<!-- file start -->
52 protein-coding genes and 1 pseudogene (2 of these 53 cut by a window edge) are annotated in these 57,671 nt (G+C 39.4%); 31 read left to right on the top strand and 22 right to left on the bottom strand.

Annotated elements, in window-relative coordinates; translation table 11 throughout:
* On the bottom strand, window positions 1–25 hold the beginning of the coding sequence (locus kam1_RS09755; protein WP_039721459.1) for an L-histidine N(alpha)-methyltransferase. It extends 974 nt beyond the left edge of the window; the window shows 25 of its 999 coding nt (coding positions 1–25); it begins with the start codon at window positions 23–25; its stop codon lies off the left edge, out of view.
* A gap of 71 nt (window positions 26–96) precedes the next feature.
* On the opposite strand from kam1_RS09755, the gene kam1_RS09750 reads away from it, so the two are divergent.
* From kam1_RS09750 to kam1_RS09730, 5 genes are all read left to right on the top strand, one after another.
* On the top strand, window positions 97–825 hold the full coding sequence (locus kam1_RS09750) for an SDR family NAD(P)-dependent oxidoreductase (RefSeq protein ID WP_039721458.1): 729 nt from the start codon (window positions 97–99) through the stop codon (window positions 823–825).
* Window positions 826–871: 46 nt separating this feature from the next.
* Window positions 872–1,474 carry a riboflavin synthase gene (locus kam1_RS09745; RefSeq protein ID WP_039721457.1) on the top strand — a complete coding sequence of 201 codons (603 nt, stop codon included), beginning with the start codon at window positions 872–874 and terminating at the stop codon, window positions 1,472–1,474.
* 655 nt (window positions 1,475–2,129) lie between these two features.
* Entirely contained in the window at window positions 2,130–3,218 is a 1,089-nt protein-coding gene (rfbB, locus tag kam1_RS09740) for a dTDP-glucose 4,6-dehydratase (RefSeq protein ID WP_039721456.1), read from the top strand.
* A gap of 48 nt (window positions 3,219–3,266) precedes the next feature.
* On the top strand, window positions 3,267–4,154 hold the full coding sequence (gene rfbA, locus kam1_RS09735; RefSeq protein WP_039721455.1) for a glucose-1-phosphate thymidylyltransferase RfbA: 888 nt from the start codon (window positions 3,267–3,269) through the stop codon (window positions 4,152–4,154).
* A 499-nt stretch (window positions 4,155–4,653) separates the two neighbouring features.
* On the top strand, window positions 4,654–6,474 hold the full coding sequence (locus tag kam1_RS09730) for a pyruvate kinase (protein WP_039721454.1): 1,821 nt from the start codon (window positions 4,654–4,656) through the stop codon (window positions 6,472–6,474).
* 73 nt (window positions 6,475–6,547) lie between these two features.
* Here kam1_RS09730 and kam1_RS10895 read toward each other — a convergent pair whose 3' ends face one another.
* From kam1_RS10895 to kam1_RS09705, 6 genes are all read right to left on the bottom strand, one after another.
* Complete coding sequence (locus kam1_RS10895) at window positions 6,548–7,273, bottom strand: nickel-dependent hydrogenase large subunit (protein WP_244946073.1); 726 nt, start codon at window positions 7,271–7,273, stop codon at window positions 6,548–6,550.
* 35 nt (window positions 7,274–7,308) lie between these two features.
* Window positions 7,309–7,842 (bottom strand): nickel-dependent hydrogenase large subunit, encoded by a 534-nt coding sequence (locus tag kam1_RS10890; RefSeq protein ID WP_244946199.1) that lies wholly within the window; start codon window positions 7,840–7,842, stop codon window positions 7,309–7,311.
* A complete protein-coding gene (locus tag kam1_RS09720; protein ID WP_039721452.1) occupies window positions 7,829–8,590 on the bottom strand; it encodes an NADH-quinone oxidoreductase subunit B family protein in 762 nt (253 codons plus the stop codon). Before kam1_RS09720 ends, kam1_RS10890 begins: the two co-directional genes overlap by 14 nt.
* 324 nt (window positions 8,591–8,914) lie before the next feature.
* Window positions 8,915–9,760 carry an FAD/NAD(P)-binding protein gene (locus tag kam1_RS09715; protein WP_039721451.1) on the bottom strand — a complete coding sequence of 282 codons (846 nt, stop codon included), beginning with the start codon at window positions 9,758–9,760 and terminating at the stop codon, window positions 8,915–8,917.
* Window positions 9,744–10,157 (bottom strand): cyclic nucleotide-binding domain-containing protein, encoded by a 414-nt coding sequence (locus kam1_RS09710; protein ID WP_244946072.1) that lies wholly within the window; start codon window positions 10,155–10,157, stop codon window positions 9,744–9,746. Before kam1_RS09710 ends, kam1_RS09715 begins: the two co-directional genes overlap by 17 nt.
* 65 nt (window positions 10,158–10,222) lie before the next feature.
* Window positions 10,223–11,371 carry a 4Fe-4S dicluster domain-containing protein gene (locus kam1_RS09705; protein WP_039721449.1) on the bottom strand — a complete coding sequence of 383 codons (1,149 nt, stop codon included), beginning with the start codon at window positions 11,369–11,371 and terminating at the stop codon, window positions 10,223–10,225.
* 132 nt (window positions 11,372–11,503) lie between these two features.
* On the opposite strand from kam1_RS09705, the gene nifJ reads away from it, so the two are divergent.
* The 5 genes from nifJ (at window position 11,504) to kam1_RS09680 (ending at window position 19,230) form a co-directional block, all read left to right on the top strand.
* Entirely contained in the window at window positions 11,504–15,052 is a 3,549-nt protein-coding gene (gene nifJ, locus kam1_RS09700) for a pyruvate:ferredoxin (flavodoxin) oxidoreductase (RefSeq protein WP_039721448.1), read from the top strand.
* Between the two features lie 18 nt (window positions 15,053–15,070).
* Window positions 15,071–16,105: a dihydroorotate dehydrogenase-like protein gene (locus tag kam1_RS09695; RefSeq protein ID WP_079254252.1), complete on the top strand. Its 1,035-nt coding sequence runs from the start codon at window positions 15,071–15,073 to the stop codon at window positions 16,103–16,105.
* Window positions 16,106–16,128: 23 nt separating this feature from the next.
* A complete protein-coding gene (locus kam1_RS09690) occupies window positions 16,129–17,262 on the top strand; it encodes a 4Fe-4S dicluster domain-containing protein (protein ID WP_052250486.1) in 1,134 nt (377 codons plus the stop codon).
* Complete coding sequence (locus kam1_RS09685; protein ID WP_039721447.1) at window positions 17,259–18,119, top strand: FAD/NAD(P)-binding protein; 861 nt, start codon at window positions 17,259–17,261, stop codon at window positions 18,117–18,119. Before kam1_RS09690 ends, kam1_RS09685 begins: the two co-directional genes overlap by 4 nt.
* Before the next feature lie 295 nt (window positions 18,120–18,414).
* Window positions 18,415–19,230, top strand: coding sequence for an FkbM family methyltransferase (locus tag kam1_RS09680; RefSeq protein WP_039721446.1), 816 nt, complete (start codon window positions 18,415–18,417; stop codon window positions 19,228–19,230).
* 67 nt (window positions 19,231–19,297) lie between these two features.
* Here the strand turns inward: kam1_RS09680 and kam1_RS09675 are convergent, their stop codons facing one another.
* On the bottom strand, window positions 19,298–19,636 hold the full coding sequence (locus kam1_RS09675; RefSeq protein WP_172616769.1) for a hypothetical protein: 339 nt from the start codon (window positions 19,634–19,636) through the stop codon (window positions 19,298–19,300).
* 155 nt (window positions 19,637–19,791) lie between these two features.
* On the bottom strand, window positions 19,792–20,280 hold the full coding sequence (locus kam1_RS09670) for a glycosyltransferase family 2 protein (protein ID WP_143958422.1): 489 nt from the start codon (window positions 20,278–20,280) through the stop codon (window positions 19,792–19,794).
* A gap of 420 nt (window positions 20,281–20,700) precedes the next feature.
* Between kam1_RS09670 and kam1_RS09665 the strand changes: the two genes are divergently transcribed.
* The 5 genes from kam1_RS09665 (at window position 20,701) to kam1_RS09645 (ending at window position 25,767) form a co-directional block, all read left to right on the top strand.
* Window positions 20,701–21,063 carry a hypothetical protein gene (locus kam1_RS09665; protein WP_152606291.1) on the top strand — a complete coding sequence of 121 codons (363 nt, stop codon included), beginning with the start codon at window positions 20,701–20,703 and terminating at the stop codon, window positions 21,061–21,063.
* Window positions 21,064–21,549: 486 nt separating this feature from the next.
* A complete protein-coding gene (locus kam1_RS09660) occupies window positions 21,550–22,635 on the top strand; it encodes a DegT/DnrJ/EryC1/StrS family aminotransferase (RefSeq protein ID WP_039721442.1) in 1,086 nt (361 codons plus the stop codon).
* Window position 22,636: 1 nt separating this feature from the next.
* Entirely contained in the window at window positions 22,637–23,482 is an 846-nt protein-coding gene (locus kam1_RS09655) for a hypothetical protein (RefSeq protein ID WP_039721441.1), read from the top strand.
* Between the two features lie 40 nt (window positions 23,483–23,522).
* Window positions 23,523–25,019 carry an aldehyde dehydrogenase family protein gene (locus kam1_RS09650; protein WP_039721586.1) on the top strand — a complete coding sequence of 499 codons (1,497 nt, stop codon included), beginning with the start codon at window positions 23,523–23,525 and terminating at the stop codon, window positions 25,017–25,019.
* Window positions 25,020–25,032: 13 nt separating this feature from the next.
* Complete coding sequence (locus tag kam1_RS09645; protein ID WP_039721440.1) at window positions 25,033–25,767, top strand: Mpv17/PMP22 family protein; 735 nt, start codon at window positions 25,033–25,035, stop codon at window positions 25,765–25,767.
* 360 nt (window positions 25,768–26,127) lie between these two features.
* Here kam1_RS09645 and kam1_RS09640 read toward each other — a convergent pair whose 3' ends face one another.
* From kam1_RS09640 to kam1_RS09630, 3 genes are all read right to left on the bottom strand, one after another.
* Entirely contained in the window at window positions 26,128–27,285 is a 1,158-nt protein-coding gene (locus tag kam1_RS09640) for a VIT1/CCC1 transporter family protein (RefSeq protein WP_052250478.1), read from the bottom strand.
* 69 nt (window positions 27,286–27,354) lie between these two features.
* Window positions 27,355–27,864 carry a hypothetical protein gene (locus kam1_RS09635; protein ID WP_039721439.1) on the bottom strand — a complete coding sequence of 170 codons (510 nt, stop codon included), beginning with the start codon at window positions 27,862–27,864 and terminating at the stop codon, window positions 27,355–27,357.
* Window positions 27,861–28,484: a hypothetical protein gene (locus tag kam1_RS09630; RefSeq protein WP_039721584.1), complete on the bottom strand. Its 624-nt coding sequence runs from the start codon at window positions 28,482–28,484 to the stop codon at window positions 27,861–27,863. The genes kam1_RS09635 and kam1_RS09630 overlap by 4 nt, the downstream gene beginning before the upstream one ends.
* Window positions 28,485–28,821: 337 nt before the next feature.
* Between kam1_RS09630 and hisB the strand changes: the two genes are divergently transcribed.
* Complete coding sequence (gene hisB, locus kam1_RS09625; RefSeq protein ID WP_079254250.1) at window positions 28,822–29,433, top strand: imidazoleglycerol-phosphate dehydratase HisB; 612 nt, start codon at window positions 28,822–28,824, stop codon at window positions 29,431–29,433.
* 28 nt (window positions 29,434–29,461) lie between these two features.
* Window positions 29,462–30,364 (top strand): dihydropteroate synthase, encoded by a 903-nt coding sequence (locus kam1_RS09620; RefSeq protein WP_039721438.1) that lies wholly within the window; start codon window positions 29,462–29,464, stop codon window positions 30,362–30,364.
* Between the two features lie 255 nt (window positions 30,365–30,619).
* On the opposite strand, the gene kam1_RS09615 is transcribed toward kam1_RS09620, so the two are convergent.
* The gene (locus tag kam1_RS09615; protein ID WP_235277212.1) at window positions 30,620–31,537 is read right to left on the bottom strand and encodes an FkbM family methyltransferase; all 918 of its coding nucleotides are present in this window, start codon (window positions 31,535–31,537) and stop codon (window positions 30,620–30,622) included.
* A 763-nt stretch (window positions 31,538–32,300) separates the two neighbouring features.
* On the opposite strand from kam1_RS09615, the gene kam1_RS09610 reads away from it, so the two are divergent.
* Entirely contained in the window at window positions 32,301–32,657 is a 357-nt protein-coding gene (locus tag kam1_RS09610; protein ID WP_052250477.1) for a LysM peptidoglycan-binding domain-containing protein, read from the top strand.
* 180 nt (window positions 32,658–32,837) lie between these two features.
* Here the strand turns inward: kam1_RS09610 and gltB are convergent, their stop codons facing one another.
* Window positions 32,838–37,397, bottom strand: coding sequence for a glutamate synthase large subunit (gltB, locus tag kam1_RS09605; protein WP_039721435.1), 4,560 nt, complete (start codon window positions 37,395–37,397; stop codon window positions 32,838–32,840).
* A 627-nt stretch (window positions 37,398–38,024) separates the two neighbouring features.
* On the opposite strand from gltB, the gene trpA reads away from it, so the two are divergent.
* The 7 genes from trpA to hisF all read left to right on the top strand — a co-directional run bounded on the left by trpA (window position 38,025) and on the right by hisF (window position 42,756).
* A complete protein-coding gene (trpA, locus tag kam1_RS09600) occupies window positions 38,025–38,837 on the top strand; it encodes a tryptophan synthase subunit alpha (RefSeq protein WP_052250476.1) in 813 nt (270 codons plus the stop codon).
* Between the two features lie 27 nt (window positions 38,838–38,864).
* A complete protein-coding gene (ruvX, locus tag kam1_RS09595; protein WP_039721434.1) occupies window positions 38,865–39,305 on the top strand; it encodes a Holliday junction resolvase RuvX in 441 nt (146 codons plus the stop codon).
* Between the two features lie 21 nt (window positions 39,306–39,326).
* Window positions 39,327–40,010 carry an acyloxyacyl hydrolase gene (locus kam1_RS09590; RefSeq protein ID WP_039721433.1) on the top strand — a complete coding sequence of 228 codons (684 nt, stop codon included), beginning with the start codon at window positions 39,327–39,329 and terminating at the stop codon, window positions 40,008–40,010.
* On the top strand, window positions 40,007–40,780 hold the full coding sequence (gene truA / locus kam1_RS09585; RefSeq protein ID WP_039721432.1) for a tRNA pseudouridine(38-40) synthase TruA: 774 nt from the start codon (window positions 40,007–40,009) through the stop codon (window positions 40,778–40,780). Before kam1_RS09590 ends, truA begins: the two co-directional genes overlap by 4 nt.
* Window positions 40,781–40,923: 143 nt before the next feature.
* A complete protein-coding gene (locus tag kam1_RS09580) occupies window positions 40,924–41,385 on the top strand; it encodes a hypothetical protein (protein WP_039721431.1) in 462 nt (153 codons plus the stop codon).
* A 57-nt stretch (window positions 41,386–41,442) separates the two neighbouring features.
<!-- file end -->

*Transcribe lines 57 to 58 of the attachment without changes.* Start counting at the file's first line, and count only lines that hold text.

* Here kam1_RS09645 and kam1_RS09640 read toward each other — a convergent pair whose 3' ends face one another.
* From kam1_RS09640 to kam1_RS09630, 3 genes are all read right to left on the bottom strand, one after another.